Well, I think what you mean to refer to is that we did the touring for our last album in non-club environments--we found places that had never hosted shows before -- be they churches, houses, after hours retail, whatever, and set up real bona fide rock shows in them. And it was a great experience for us and the audience alike --each show was totally unique. Having said that, some the weirdest places we've ever played are clubs. I can remember playing this club called Sinbad's in Cheektowaga NY, that is to say, outside of Buffalo... complete with Aladdin's castle turrets, etc,... where there was *indoor* volleyball, on a sand pitch, *in* the club, *while* we were playing. You can't make this stuff up. Doing things differently, uniquely, didn't make things weirder. "Normal" people -- who are too repressed to express themselves freely -- are always weirder than the supposed bohemians, who are free to express themselves as they actually are.

The band’s 1990s catalog will be released this year on Ominvore Records. What would you recommend to someone just discovering the Posies as, not necessarily the best album, but the best introduction to the band?

Coming to see us live, of course. Hearing Jon & I sing together, be it w a full band or as a duo like we're doing at City Winery this month, is I think our most unique asset. We've been singing together so long, even several years before the Posies were formed, that we really kind of operate as one organism or mechanism when we're on stage together.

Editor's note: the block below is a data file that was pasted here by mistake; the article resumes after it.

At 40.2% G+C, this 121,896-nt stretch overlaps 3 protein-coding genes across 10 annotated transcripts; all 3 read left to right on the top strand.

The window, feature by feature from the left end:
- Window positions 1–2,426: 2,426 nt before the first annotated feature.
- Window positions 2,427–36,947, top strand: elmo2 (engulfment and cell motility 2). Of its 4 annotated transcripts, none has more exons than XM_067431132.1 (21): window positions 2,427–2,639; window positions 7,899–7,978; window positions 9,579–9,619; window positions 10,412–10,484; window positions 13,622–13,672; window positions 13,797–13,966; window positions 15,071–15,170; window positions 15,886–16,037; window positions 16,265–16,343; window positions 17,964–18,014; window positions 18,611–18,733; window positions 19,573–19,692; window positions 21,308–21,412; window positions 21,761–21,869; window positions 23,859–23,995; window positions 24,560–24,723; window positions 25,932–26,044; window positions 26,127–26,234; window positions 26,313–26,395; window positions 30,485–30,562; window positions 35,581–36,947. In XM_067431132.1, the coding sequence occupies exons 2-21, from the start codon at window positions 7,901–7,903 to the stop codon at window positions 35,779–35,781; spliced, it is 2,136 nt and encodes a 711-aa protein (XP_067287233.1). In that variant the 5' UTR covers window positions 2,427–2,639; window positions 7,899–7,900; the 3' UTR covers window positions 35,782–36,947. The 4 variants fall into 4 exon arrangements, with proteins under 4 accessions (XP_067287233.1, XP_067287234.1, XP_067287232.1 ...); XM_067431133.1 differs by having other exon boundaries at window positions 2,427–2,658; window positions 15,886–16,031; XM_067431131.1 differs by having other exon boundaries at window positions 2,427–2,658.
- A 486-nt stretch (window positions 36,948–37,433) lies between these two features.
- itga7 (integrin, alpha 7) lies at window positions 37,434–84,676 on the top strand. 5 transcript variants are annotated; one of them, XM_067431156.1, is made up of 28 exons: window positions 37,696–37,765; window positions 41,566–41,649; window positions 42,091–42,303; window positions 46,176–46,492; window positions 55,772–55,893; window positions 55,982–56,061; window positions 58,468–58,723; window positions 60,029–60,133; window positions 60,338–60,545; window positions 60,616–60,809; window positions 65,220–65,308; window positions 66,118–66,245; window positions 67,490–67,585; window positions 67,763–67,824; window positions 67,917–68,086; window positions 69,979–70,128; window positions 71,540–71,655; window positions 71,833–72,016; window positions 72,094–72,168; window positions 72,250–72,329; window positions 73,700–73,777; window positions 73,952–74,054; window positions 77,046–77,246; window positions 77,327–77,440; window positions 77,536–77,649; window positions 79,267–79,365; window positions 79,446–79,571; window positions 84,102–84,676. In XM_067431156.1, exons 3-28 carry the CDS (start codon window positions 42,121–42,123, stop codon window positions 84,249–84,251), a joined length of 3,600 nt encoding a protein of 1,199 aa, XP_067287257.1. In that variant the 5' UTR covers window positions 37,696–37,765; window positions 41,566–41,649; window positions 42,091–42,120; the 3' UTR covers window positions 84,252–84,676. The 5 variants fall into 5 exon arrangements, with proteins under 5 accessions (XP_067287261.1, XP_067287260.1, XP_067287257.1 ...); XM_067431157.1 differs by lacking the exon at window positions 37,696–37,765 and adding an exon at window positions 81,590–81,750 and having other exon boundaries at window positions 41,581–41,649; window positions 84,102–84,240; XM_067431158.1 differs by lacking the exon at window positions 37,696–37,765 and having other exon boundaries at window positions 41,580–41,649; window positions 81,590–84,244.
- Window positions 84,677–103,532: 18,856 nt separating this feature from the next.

Do you spend any time in the Northwest U.S. nowadays? Seems like a lot of people have been moving there in the last few years. Do you think that’s a good or bad development culturally and/or musically?

Well, I have family and friends there, having lived in the Northwest for 25 years, so I'm there as often as possible. The Northwest had always been off the beaten path, until the tech boom and the music boom made Seattle the center of cultural reference points in the '90s. Being off the beaten path gave Seattle a creative edge. It still has that legacy. The exponential rise of Amazon and a whole new imported worker class, who have so much wealth and power... it's changed the flavor of Seattle, that's for sure. Portland, Bellingham... they're still 'real' to me...for sure the creative center of the US music scene is Portland for now. I think Seattle has priced its creative class out, much like New York.

Word is you might be working on a new album soon. Do you have any thoughts on what you’re going to do with it? Should Posies fans expect similarities to previous efforts, or perhaps some radical departures?